What Is Rumba? - Definition, History & Songs

Instructor: Chris Chouiniere

Chris has taught music and has a master's degree in music education.

When you're at a party in Cuba and you want to dance, you might want to know about the rumba. This lesson will explore the musical style and songs of this distinctly Cuban influenced genre.


If there's a party in Cuba, there's going to be rumba dancing and music. It's only natural, given that the word rumba used to be used as Cuban slang for party. Nowadays it's used more to describe a secular music (that's music not for church) genre that accompanies a specific type of dance. You might think of it like a Cuban version of other countries' traditional dances, like the Charleston in the United States or Cossack dance in Russia.

History of the Rumba

The rumba as we know it formed in Cuba in the late 1800s as a mixture of various musical genres, like how grunge formed in Seattle from punk and metal. The rumba is a mixture of African dance and drum genres, abakuá and yuka, and Spanish coros de clave. From this mixture you get a very energetic, often polyrhythmic (multiple rhythmic patterns layered atop one another) musical form.

The African influence on the rumba cannot be overlooked. Much like the slave songs in the United States, the Cuban slave trade directly influenced the rumba's development. Some ethnomusicologists argue that the rumba came from the urbanization of rural slave songs, much the same way the urbanization of rural blues eventually became the blues we know in America today.

Like the blues spreading from the United States' rural South to its urban northern cities, rumba began as a mostly working class street music that eventually became the national musical style of Cuba. As it became more commercialized in the 1930s it spread from the island to the United States, where it is stylized as rhumba, a Cuban influenced ballroom dance. Funny thing about the rhumba in America: it doesn't even really sound like the original Cuban rumba. Instead it's more like a jazz, big-band reinterpretation of the genre. It's like the music you hear in The Godfather Part II whenever they're in the Miami scenes.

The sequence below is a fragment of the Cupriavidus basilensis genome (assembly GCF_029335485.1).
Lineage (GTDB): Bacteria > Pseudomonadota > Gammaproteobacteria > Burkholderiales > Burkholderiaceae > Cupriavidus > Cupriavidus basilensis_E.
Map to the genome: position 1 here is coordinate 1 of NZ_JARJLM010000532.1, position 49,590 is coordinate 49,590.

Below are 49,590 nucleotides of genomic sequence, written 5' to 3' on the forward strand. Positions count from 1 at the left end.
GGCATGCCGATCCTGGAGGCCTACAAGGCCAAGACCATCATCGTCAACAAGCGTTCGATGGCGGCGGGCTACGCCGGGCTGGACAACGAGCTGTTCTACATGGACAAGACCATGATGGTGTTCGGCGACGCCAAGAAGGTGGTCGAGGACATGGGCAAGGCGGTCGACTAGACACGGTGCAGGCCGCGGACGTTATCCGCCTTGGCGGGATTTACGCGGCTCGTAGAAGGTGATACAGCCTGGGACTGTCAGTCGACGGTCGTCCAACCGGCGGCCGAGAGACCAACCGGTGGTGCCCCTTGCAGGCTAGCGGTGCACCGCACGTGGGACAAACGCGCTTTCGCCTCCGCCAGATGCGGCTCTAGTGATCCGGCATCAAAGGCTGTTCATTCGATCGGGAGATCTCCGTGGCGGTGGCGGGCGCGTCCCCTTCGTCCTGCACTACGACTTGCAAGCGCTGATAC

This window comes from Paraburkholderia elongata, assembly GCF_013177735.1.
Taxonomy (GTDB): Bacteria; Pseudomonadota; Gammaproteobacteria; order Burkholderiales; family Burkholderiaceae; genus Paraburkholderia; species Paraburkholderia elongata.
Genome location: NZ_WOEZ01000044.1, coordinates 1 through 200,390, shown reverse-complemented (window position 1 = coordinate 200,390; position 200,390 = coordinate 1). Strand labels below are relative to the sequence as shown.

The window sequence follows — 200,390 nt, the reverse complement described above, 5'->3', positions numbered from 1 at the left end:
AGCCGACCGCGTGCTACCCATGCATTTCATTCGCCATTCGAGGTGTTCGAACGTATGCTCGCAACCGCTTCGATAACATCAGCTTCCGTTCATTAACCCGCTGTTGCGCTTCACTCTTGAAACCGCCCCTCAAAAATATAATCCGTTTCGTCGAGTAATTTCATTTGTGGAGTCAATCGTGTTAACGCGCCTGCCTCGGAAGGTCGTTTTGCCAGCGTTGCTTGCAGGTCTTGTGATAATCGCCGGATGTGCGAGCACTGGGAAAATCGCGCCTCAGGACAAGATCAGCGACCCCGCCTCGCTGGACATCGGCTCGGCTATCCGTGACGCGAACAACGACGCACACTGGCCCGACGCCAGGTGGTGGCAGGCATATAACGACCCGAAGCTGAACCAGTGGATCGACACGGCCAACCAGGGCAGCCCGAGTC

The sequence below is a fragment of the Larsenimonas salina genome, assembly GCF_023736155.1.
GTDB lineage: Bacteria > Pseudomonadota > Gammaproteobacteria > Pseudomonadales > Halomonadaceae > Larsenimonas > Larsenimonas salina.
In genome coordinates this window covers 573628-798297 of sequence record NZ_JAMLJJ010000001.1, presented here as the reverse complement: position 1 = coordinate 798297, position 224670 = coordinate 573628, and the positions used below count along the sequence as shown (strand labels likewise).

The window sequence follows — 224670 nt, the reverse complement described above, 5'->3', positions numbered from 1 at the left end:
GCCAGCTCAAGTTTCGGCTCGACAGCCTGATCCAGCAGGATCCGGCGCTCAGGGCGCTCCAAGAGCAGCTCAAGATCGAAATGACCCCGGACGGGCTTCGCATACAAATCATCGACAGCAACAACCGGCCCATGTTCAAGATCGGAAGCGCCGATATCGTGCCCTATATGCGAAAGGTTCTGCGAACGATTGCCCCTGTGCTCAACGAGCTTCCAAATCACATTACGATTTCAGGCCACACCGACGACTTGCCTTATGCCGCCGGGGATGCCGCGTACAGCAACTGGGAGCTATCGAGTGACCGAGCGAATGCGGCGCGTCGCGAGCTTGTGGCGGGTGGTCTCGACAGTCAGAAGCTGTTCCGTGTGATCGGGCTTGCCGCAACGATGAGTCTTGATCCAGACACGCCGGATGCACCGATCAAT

Musical Form

The basis of the rumba is the rhythmic pattern.

Rumba Rhythm
Rumba rhythm

It's a binary meter, a time signature of either 2/4 or 4/4, though uncommonly you could find a triple meter (9/8, 12/4). The important part is the syncopation of the meter. Syncopation is where you emphasize the off-beat parts of the meter, like the half beat. Look at all those rests in the above image. Most of them come on the downbeat. By resting on the downbeat and playing on the off-beat you get syncopation, which gives excitement and energy to the music.

Instrumentation is dependent on what instruments people have. It's like the blues in that regard; you use what you have on hand. Typical instrumentation includes clave, conga drums, various other percussion (shakers, bells, etc.), and one or more singers. Notice the absence of any specifically melodic/harmonic instruments, save for the vocalist. It's not until the 1940s when the American rhumba and son cubana, another Cuban national style, began to influence the rumba. Now we see the inclusion of the guitar, bass, and piano trio, as well as melodic instruments like the trumpet.

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